Most Pleasant and Delectable Tale Of the Marriage of Cupid and Psyche, The
London: David Butt, 1887. Item #04037
A Fine Arts and Crafts Style Inlaid Binding by Alfred De Sauty
[DE SAUTY, Alfred, binder]. ADLINGTON, William, translator. The Most Pleasant and Delectable Tale Of the Marriage of Cupid and Psyche. Done into English by William Adlington Of University College in Oxford. With a Discourse on the Fable By Andrew Lang, late Of Merton College In Oxford. London: David Nutt, 1887.
Limited to five hundred and fifty copies. Octavo (7 5/8 x 5 inches; 193 x 125 mm.).[ii], [lxxxvi], [1,], [1, blank], 65, [1, blank]. With a Pre-Raphaelite engraved frontispiece, a wonderful etched engraving of Venus and the Sea-Gull by Scottish Artist Vereker Monteith Hamilton (1856-1931), and a small engraved vignette on the last leaf. Original front wrapper bound in at end.
Bound ca. 1910 by Alfred De Sauty (stamp-signed "De Sauty" in gilt on front turn-in) in an Arts and Crafts style binding of full dark green morocco. Front cover with double gilt ruled border surrounding ten floral clusters with maroon morocco inlaid bouquets and fine pointillé, all joined together by a decorative gilt bordered inlaid dark blue morocco gilt decorated branch. In addition there are fourteen inlaid red morocco butterflies and two small gilt decorated inlaid red morocco circles. The center of the front cover is lettered in gilt "Cupid and Psyche". Rear cover with double gilt ruled border surrounding four similar 'corner-piece' floral clusters with maroon morocco inlaid bouquets. There is a central rectangular panel surrounded by a double gilt border enclosing four small gilt decorated inlaid red morocco circles. Spine with five raised bands, decoratively paneled and lettered in gilt in compartments with five decorative gilt butterflies, gilt ruled board-edges, triple gilt ruled turn-ins, top edge gilt, others uncut. Spine ends expertly and almost invisibly repaired. A superb and understated example of the genius of Alfred De Sauty.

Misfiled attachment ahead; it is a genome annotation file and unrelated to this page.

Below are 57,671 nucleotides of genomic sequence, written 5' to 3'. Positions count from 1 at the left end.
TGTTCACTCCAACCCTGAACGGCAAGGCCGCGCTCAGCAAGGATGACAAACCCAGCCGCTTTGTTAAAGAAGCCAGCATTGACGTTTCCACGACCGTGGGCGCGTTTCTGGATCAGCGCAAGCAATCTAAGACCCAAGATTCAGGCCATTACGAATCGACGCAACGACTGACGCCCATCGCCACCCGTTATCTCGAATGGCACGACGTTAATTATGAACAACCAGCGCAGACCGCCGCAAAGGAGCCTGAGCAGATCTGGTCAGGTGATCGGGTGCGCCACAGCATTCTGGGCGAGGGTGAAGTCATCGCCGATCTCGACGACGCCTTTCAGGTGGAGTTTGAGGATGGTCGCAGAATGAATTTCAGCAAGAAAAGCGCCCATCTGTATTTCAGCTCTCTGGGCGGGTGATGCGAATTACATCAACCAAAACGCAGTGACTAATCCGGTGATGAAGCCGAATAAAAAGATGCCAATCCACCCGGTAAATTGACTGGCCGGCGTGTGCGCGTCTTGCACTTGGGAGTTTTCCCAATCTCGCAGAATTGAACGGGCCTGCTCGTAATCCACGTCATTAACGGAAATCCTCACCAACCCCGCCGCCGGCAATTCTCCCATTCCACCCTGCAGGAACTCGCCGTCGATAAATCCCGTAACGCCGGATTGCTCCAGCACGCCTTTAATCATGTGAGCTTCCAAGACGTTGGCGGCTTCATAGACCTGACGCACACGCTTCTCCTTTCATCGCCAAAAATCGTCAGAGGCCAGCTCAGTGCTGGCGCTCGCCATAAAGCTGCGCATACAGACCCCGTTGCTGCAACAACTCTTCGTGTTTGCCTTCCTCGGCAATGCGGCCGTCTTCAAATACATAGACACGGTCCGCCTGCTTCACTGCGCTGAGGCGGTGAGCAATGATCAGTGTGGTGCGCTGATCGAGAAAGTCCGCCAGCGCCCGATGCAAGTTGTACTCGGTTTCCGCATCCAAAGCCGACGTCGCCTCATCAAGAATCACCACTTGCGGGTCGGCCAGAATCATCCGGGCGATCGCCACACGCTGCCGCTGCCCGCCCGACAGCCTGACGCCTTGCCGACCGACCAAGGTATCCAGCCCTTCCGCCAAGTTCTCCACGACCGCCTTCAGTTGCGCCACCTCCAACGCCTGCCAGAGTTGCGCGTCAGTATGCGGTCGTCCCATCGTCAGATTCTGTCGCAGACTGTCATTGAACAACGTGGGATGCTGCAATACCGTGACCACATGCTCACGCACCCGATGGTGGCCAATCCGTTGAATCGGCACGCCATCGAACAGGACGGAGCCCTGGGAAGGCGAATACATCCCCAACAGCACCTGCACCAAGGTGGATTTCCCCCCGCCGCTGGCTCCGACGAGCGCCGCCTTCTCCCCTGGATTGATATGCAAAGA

Alfred de Sauty (1870-1949) was a bookbinder who produced tooled bindings of exceptional delicacy. De Sauty was active in London from approximately 1898 to 1923 and in Chicago from 1923 to 1935. His finest work is thought to be have been accomplished between 1905 and 1914. Many aspects of his life are poorly documented. For instance, scholars are unsure whether, when in London, de Sauty worked independently, for the firm of Rivière & Sons, or both. While in London, he may also have been a designer for the Hampstead Bindery and a teacher at the Central School of Arts and Crafts. When he lived in Chicago, de Sauty worked for the hand bindery of R. R. Donnelley & Sons. He signed his work at the foot of the front doublure, if present, and at the center of the bottom turn-in of the front upper board, if not. Works he produced in London are signed "de S" or "De Sauty." Works he produced in Chicago are signed with his employer's name, 'R. R. Donnelly'" (Bound in Intrigue, Harvard Botany Libraries Online Exhibit)
William Adlington (fl. 1566) was one among the host of translators that made the Elizabethan era the "golden age of translations". His Englishing of Apuleius' 2nd century CE novel Metamorphoses, better known by its English title The Golden Ass (1566, reprinted 1571, 1582, 1596) was its first appearance in English and has been steadily reprinted into the 20th century. His prose is bold and delightful, though he does not stick as close to his source as a modern translator would be expected to do, in part because he had probably translated from a French edition of the text alongside the original Latin. The book was a favourite source of Shakespeare's. The Most Pleasant and Delectable Tale of the Marriage of Cupid and Psyche is an excerpt from it.